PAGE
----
Wednesday, June 20, 2018

Not a Room of My Own

Posted by: Shawna Reppert

One of the things non-writers (and some beginning writers) often ask me is if I have a special place/time/set of conditions that I need to write. My standard answer” I can’t afford to be that precious. When you working full-time, overtime, sometimes two jobs at a time, you learn to write where and when you can. Kids at the coffee shop getting loud? Ignore it and keep going. (OK, glare first, then ignore it and keep going.) There’s a ping pong table in the lunch room at work. I’ve learned to toss back stray balls and barely break rhythm.

That said, I do have some preferred spots to work. Sometimes I need a ‘vacation’, usually defined as going someplace else to write. I really like windows with views of nature—trees especially, but oceans and rivers are also good. This is complicated by that the fact that the glare of natural light often makes it difficult to see the computer screen. This leads to all sorts of strange shifting of angles of chair, table and laptop as I try to ensure that I can see both the computer screen and my beloved trees.

One of my favorite writing ‘time-out’ locations surprises people who don’t know me well. I love to take my laptop to Irish traditional music sessions. A session, for the uninitiated, is an informal gathering of musicians to play tunes (and often share tunes and learn new ones.) There are many types of sessions with many different levels of players, each with their own unwritten rules of etiquette. Some are in private homes, but more often they take place in bars and pubs (or, as I prefer to think of them, music venues that conveniently serve food and hard cider.) Far from the music distracting me, I find it helps me focus. Irish tunes are often played at a fast tempo, and my typing speed picks up to match. I’m a versatile writer; I type equally well in jig-time, reel-time, or waltz-time.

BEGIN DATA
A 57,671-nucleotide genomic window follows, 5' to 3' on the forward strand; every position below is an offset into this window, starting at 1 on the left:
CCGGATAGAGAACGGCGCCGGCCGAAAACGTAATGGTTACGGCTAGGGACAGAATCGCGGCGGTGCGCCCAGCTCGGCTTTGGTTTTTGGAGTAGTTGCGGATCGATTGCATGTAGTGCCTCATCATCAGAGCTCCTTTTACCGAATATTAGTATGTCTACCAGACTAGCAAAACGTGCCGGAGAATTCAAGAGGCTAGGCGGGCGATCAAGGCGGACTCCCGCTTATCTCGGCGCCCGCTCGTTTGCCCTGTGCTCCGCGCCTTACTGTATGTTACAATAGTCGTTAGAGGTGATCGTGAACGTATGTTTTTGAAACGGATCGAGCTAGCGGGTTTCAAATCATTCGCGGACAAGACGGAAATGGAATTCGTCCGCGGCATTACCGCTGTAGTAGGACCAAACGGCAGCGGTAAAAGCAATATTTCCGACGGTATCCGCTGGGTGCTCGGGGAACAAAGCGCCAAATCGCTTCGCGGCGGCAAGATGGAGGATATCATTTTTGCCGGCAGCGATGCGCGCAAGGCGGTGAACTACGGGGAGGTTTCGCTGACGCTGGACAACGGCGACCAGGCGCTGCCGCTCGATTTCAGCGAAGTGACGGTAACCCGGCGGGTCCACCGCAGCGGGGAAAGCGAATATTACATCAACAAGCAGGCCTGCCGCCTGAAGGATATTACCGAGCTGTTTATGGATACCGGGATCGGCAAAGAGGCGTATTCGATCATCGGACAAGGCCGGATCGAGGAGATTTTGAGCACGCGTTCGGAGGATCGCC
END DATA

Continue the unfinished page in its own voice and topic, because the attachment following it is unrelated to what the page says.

Sessions, for me, also serve the same purpose as write-ins. There’s a nice little social-time before and after to help ease that writerly social isolation, and then my musician friends settle down to their business and I settle down to mine.  I’ve become such a fixture at the Westside Irish Session that the fiddler introduces me to new musicians as ‘our author’, as though every session has a writer in among the fiddlers, guitarists, and bodhran players. (I sometimes tell people that I play the ‘silent keyboard’.

For some reason, Irish traditional music, above all other genres, seems to make my creativity flow.  Even though I am a planner, not a pantser,  my characters and scenes often go in surprising new directions or find new depths when I write at sessions. In fact, I distinctly remember a formal harp concert in a concert hall where it took every ounce of self-control not to pull my laptop out from under my seat and start writing the idea I’d just had for the next Ravensblood novel.

And just on the way to tonight’s session, I told the fiddler giving me a ride that I had this blog due and I had no idea what to write. She said ‘alcohol, music, and desperation will get you there.’ And here we are.


 Shawna is an award-winning author of fantasy and steampunk. You can find her works on Amazon .

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